By giving us your feedback, you can help improve your www.NOAA.gov experience. This short, anonymous survey only takes just a few minutes to complete 11 questions. Thank you for your input!Give my feedback
January 8, 2010
Snowfall accumulation from the Dec. 18-21, 2009 storm.
High resolution (Credit: NOAA)
To the surprise of no one affected by the Dec. 18-20, 2009 system that dumped heavy snow from the mid-Atlantic to southern New England, NOAA has rated the storm a Category 3 or “Major” winter storm on NOAA’s Northeast Snowfall Impact Scale, also known as NESIS.
NESIS characterizes and ranks Northeast snowstorms, using data calculated by NOAA’s National Climatic Data Center, based on the following factors: how much snow falls (must deposit at least 10 inches); the scale of the area impacted; and the population of the impacted area. NESIS ranks these storms on a five-tier scale ranging from Category 1 “Notable” to Category 5 “Extreme.”
“While snowfall from the December storm ranked in the top ten for Washington, Baltimore and Philadelphia, the storm only provided a glancing blow to the New York City and Boston metropolitan areas and overall affected a relatively small area. This led to it being classified as a Category 3,” said Louis Uccellini, director of the National Centers for Environmental Prediction – a division of NOAA’s National Weather Service – and co-developer of NESIS with Paul Kocin also with NCEP in Camp Springs, Md. Both Uccellini and Kocin are published winter weather experts.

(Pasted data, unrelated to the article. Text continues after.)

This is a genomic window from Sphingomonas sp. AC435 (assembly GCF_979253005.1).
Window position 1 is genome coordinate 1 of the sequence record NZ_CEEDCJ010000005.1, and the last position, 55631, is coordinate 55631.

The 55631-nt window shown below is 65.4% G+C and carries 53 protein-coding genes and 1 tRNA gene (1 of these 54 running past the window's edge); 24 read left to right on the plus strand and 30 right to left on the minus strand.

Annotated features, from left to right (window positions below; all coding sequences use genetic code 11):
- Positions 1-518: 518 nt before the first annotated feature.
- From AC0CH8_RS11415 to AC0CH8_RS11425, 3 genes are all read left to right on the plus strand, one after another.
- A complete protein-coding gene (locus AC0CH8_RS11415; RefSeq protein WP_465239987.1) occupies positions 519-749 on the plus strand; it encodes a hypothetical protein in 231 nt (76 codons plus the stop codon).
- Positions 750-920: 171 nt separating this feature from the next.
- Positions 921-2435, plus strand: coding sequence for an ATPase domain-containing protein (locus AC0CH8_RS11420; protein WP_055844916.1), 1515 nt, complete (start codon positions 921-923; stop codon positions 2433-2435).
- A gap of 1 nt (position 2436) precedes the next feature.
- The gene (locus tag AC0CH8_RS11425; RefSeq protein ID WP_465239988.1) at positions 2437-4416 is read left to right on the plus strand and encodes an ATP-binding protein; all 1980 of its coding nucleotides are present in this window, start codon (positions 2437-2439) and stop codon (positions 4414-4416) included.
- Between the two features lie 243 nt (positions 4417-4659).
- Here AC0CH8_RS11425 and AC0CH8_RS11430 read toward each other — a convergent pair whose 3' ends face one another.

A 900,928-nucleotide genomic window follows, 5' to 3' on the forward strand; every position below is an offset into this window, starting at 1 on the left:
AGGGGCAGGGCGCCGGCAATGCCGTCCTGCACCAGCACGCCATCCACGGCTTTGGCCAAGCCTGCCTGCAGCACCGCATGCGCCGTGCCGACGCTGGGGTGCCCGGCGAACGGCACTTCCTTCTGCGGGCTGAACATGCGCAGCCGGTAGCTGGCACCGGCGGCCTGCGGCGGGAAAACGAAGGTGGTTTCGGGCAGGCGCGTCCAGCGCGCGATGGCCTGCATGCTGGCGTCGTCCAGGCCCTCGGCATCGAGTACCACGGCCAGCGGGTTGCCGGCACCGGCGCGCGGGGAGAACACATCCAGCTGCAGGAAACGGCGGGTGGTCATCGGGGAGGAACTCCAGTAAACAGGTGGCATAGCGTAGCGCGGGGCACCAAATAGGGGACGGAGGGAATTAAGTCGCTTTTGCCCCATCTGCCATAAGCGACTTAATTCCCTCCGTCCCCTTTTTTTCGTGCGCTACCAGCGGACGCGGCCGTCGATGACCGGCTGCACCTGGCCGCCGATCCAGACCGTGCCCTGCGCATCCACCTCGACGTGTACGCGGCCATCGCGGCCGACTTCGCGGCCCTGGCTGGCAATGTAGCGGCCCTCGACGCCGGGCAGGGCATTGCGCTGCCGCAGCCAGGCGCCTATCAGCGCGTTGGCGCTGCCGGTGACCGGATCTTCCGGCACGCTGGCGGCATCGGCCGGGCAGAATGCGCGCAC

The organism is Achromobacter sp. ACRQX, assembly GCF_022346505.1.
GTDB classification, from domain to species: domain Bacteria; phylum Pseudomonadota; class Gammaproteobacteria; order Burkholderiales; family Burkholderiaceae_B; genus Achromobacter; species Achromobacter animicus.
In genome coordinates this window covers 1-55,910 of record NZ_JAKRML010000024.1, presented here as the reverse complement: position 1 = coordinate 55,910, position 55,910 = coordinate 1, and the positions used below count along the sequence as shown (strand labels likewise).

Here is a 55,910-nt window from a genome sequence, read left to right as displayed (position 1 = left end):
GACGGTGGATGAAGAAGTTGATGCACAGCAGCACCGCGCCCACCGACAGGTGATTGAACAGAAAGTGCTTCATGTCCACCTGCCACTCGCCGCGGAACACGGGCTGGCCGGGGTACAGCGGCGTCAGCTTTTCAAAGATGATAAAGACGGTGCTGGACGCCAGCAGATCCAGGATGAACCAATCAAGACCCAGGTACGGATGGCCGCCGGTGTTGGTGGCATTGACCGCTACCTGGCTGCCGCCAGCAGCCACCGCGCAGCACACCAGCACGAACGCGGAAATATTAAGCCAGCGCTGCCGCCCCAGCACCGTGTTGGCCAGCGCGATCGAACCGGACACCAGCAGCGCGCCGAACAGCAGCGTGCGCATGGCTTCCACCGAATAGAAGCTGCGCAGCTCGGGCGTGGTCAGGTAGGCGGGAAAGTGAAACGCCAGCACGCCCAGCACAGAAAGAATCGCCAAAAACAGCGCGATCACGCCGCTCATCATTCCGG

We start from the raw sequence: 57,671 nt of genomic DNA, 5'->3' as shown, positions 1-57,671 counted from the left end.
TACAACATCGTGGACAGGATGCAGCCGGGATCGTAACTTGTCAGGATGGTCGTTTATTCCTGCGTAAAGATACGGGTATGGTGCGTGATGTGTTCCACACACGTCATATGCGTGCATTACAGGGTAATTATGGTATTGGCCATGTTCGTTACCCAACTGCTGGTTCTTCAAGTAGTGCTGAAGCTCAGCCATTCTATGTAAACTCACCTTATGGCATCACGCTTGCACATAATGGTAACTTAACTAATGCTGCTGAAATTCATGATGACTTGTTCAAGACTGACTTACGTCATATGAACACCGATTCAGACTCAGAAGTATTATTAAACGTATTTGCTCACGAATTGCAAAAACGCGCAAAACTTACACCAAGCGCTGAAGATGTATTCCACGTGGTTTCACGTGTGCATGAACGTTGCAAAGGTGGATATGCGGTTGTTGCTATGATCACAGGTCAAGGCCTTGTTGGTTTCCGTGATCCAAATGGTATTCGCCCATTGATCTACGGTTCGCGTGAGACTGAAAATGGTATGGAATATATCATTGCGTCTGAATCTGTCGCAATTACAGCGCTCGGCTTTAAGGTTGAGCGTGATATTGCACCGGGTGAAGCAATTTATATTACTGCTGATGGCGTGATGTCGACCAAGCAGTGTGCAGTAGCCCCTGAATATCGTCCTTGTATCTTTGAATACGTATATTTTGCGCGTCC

"Last month's storm was one of only five in the past decade that ranked Category 3 or higher," added Kocin. The others being: December, 2002 (Category 3); February, 2003 (Category 4); January, 2005 (Category 4); February, 2006 (Category 3) and February, 2007 (Category 3).
Topping the NESIS scale - and the only storms rated Category 5 - are the “Superstorm” on March, 1993 followed by the “Blizzard of ’96” in January, 1996. The scale, developed in 2004, catalogues storms dating back to 1888.
NOAA understands and predicts changes in the Earth's environment, from the depths of the ocean to the surface of the sun, and conserves and manages our coastal and marine resources.